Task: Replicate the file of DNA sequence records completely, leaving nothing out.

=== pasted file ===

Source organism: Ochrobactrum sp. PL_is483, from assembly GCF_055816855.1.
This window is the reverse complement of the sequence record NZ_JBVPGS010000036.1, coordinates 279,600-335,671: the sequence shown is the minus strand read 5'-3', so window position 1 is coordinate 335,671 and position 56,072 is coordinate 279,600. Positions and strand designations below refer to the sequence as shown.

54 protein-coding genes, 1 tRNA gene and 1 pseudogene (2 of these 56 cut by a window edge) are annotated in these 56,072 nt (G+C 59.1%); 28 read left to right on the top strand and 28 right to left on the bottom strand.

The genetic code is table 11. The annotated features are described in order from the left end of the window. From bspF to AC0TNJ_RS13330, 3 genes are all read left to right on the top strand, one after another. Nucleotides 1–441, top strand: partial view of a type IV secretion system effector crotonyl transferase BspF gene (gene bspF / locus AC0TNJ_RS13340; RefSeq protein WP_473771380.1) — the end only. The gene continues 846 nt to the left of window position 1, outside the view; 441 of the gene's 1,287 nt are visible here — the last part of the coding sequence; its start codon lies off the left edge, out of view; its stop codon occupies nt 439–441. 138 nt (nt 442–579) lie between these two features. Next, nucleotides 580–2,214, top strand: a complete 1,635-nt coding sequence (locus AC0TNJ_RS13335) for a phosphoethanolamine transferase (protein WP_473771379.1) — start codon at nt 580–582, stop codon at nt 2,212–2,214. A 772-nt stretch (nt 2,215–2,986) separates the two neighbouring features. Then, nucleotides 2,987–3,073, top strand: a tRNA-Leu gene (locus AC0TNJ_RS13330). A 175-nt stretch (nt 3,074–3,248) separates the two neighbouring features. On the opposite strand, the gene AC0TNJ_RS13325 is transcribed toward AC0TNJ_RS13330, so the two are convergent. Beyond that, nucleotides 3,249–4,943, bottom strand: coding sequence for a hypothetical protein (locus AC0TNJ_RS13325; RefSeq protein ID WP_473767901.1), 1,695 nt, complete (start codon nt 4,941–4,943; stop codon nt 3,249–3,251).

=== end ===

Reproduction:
Source organism: Ochrobactrum sp. PL_is483, from assembly GCF_055816855.1.
This window is the reverse complement of the sequence record NZ_JBVPGS010000036.1, coordinates 279,600-335,671: the sequence shown is the minus strand read 5'-3', so window position 1 is coordinate 335,671 and position 56,072 is coordinate 279,600. Positions and strand designations below refer to the sequence as shown.

54 protein-coding genes, 1 tRNA gene and 1 pseudogene (2 of these 56 cut by a window edge) are annotated in these 56,072 nt (G+C 59.1%); 28 read left to right on the top strand and 28 right to left on the bottom strand.

The genetic code is table 11. The annotated features are described in order from the left end of the window. From bspF to AC0TNJ_RS13330, 3 genes are all read left to right on the top strand, one after another. Nucleotides 1–441, top strand: partial view of a type IV secretion system effector crotonyl transferase BspF gene (gene bspF / locus AC0TNJ_RS13340; RefSeq protein WP_473771380.1) — the end only. The gene continues 846 nt to the left of window position 1, outside the view; 441 of the gene's 1,287 nt are visible here — the last part of the coding sequence; its start codon lies off the left edge, out of view; its stop codon occupies nt 439–441. 138 nt (nt 442–579) lie between these two features. Next, nucleotides 580–2,214, top strand: a complete 1,635-nt coding sequence (locus AC0TNJ_RS13335) for a phosphoethanolamine transferase (protein WP_473771379.1) — start codon at nt 580–582, stop codon at nt 2,212–2,214. A 772-nt stretch (nt 2,215–2,986) separates the two neighbouring features. Then, nucleotides 2,987–3,073, top strand: a tRNA-Leu gene (locus AC0TNJ_RS13330). A 175-nt stretch (nt 3,074–3,248) separates the two neighbouring features. On the opposite strand, the gene AC0TNJ_RS13325 is transcribed toward AC0TNJ_RS13330, so the two are convergent. Beyond that, nucleotides 3,249–4,943, bottom strand: coding sequence for a hypothetical protein (locus AC0TNJ_RS13325; RefSeq protein ID WP_473767901.1), 1,695 nt, complete (start codon nt 4,941–4,943; stop codon nt 3,249–3,251).